« FiFo fieldwork | Blog home | Spotted on a bus in ─░stanbul »

All honour to Frances Killaly who made a complaint to the Australian Press Council about the use of pictures of random Aboriginal children in the Canberra Times and the Sydney Morning Herald to illustrate stories about abuse of children in Indigenous Australian communities. (The story was reported in the rival The Australian).

Dishonour to all the newspapers, (including The Australian) which continue to illustrate stories (mostly negative) with pictures of random Aboriginal kids as 'emotional wallpaper' (evoking the 'gag-me-with-a-spoon' reaction that Will Owen had to the Australian's doggerel ad).

And absolutely totally completely all dishonour to their self-regulatory body, the Australian Press Council which found there was no case.

Adjudication No. 1369 (adjudicated September 2007)
"In dismissing complaints over the use of pictures of Aboriginal children in reports on the Prime Minister's plan to address matters of child abuse in Northern territory communities, the Australian Press Council reaffirms that newspapers and magazines have a duty to inform the public of important issues and have the right to illustrate these issues with photographs. However, they need to take special care when those images deal with children in circumstances where a false inference can be drawn.....While acknowledging Ms Killaly's genuine concerns the Council does not believe the publication of the pictures indicated the children had been abused."

So what if the photographs aren't of children who have anything to do with the problem? In a story about sex abuse??????

Hey! How about illustrating a story on the hidden sexual abuse/obesity epidemic/drug-taking in wealthy suburbs of Sydney with cute pictures of white kids playing on green lawns, say... identifiable pix of Rupert Murdoch's kids, or of kids linked to editors of The Australian, or to Jack Herman of the Australian Press Council?

The newspapers claim the parents gave consent for the pictures. I wonder if they can document this? I wonder if the parents really knew the implications of giving consent - was it informed consent? No way would Rupert or Jack Herman, or the journos give consent for pictures of their kids to be used in such stories. They know too much about what pictures and text side-by-side can do.

Wanna complain? ... complaints@presscouncil.org.au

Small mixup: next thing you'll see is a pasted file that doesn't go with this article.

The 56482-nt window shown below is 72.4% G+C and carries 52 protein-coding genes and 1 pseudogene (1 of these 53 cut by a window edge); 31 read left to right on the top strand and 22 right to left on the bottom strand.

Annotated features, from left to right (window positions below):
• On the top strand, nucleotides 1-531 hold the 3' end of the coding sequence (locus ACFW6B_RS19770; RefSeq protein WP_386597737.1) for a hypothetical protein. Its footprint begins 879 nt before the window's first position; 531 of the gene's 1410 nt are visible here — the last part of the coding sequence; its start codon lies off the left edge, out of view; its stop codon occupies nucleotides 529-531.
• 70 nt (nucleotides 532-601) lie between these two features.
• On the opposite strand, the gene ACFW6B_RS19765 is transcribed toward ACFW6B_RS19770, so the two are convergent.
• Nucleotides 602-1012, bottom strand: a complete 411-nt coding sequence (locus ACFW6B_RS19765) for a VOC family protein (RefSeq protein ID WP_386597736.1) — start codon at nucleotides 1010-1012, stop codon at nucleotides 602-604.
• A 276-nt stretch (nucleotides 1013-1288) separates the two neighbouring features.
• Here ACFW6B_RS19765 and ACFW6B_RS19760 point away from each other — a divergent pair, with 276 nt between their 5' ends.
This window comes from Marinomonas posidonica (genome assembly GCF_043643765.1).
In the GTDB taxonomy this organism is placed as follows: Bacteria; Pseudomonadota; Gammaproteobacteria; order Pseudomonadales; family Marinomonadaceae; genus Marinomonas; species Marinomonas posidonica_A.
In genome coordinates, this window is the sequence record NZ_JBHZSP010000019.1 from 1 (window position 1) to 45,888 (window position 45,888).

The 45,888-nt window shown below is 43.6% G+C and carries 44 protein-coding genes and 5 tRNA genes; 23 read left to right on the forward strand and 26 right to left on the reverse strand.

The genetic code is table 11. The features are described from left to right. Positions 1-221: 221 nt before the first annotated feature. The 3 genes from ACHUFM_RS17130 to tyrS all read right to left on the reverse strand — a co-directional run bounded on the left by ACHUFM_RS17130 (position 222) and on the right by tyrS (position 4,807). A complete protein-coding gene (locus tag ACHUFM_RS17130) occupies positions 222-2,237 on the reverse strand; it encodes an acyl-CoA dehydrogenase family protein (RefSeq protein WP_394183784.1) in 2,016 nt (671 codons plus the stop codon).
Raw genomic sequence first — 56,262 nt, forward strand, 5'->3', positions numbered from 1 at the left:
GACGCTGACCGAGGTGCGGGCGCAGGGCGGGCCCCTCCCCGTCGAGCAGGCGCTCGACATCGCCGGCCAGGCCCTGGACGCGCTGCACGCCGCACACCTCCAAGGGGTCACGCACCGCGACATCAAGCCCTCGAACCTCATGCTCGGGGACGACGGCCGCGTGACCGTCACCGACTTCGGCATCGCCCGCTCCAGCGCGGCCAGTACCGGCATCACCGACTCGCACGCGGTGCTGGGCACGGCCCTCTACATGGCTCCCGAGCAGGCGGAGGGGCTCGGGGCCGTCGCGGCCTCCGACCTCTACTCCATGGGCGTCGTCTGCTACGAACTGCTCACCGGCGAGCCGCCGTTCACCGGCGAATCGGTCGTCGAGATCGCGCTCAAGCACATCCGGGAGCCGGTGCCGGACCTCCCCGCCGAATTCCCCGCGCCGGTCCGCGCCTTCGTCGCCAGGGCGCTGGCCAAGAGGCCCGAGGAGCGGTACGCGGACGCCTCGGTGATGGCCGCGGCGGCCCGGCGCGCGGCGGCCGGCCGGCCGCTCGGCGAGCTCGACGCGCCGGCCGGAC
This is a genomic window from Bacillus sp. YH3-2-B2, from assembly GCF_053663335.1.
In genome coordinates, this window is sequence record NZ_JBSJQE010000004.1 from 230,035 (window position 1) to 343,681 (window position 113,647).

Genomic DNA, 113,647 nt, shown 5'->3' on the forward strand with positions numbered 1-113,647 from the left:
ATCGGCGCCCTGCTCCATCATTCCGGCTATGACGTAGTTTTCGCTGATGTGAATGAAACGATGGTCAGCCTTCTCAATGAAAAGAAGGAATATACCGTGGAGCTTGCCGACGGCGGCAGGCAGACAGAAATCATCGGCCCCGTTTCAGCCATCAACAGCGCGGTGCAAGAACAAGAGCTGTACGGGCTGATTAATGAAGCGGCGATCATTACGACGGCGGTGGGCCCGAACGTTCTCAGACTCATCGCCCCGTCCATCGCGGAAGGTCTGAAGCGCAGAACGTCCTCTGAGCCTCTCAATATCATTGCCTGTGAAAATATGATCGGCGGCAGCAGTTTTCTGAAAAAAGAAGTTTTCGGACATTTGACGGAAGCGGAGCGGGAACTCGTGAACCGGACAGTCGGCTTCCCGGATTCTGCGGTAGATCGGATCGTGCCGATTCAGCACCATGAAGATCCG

Comments

Presumably, the duty to inform the public of important issues and the right to illustrate these issues with photographs are not separate, but rather the photographs must pertain in some way to the issues of which the public is being informed. That is, I would expect that the story illustrated with a picture of, say, Rupert Murdoch, is about Rupert Murdoch in some way, as opposed to the story being about Jacques Chirac for instance, and merely being illustrated with Rupert Murdoch's picture simply because he is picturesque (how fanciful).

That said, if the only relation that holds between the subject of a photo and the subject of an article that the photo illustrates is that they have ethnicity (roughly) in common, then I would contend that the Murdoch/Chirac example is equally as permissible.

Good news! As one of the people who e-mailed a complaint about the Killaly judgment, I received an e-mail which said:

"It has decided to revisit some of the issues raised by the Killaly complaint, in particular the question of the use of photos of children to illustrate news stories. [Jack Herman, Executive Secretary of the Press Council has] been asked to write a position paper, based on previous adjudications and other ethical codes, as to when children's images can, and should be used, and when the inferences of their use might be such that they should not be used. The paper will be considered by the Council's Policy Development Committee, which will consider the need for the Council to develop a guideline statement on the issue for distribution to editors."